Granger Backs Military Construction, Homeland Security Bills - June 17, 2003
|June 17, 2003|
Washington, DC – Congresswoman Kay Granger (R-Fort Worth) has helped pass two bills out of the House Appropriations Committee that will fund improvements to American military bases and strengthen domestic protections against terrorism. The Committee today voted to send the Military Construction and Homeland Security Appropriations bills to the House floor.
The Military Construction bill provides more than $6 million for two construction projects at the Fort Worth Naval Air Station/Joint Reserve Base. The base would receive $3.52 million to build a new passenger terminal and $2.66 million to construct a Joint Service Police Station to house Navy, Air Force, and Texas Air National Guard Security personnel. The existing passenger terminal and police station are in poor condition and will be demolished.
Granger, a member of the Military Construction Appropriations Subcommittee since 1999, requested funding for both the new buildings.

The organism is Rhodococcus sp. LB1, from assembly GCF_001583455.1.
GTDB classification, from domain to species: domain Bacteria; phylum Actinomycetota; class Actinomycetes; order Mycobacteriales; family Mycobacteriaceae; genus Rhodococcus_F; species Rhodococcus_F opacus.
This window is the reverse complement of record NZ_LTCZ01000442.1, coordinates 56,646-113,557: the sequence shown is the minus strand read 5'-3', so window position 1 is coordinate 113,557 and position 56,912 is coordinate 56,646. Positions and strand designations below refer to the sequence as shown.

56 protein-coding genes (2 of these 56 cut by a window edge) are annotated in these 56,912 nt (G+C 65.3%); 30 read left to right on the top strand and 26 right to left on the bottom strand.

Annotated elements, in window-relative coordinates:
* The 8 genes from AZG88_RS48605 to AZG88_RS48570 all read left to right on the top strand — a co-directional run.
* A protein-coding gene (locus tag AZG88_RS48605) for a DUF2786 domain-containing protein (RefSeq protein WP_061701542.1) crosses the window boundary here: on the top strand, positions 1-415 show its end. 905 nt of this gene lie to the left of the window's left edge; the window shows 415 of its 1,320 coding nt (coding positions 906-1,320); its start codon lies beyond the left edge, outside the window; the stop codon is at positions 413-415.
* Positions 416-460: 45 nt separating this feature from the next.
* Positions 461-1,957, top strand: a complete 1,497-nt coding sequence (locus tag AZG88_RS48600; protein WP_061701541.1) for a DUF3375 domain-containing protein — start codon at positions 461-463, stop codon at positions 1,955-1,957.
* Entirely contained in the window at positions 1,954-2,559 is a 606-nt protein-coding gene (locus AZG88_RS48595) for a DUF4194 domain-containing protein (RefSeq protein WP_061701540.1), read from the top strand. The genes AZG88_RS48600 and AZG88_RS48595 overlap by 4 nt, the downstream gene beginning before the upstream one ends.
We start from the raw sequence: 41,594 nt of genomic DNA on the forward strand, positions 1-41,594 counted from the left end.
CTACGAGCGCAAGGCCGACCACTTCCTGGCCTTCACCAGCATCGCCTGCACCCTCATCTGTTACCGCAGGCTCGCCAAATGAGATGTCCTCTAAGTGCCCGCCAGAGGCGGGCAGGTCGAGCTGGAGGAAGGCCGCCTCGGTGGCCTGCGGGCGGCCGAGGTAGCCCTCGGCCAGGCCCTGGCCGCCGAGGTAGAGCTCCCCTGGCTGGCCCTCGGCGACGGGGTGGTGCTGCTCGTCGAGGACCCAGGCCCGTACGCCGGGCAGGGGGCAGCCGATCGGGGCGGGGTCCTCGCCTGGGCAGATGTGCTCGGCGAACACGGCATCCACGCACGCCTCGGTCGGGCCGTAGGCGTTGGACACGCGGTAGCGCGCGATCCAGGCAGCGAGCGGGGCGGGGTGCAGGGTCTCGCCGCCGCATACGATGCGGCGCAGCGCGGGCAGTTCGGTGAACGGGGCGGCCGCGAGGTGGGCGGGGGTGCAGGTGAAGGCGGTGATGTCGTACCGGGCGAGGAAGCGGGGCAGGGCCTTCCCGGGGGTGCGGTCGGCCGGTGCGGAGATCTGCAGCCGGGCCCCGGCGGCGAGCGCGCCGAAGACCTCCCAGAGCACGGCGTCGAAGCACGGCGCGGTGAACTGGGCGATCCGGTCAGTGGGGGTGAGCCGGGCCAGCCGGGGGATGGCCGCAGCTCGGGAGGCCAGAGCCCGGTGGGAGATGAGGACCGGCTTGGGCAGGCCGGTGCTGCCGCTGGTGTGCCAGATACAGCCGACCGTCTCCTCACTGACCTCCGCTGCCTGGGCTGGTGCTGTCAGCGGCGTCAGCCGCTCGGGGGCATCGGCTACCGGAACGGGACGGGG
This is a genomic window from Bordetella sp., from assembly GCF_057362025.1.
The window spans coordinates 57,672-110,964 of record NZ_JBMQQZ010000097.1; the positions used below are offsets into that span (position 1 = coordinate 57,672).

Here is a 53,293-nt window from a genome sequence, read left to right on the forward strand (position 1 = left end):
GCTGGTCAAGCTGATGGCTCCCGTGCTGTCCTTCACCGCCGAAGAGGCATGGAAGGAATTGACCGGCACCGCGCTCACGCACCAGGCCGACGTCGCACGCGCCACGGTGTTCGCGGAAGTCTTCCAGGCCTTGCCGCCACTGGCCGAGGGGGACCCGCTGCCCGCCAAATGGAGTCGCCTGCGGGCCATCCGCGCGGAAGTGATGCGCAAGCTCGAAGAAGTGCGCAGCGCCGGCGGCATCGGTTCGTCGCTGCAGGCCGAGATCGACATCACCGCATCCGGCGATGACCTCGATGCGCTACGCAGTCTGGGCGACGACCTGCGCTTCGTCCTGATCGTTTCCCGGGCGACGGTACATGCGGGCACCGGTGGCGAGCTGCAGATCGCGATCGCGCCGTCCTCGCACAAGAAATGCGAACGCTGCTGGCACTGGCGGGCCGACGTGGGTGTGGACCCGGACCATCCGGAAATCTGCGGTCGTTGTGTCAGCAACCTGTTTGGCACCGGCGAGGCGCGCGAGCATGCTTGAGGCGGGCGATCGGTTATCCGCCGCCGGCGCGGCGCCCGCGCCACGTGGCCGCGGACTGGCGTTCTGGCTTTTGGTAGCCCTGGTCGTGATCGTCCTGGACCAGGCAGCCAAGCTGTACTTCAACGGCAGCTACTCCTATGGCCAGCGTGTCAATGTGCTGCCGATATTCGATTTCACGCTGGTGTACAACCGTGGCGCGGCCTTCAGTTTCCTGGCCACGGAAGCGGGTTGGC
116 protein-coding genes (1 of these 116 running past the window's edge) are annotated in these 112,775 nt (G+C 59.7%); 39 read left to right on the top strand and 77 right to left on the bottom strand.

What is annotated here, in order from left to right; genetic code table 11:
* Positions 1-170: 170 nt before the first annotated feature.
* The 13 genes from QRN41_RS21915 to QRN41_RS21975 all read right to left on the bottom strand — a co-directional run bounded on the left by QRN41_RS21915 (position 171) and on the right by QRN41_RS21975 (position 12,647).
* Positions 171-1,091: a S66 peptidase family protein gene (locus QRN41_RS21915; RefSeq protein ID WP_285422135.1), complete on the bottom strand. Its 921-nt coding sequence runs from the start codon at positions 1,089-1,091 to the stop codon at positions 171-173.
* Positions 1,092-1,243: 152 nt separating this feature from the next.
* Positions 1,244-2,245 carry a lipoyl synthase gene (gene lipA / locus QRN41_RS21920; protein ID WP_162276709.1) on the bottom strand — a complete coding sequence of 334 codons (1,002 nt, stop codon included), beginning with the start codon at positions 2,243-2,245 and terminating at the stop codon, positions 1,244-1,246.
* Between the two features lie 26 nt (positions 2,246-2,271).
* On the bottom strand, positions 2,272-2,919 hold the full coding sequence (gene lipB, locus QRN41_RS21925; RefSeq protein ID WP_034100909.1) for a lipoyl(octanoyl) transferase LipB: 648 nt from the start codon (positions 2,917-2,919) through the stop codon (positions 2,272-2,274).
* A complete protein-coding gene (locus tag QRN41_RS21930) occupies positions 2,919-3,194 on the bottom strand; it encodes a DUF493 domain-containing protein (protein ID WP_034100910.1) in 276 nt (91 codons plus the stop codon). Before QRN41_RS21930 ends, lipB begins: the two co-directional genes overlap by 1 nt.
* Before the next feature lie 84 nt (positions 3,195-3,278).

"This investment in the future of the Fort Worth NAS/JRB will further help the men and women at the base contribute to our national defense," said Granger. "I will continue to fight for this funding as the Military Construction bill is considered."
The Homeland Security bill calls for increases in a wide range of programs, including border protection, air marshals, port security, and President Bush’s Project Bioshield to combat biological and chemical weapons. In addition, the Committee approved an increase of $900 million for one of Representative Granger’s top priorities in the legislation – first responders.
"Local policemen, firemen, and emergency medical workers are at the front lines of the war on terror," said Granger. "Their mission – protecting hometowns – is also ours and this bill reflects that."
Congresswoman Granger was named to the new Homeland Security Appropriations Subcommittee in January of this year. The subcommittee oversees all of the agencies in the Department of Homeland Security and determines funding for every aspect of the new Department, which marks the most significant transformation of the U.S. government in over half a century.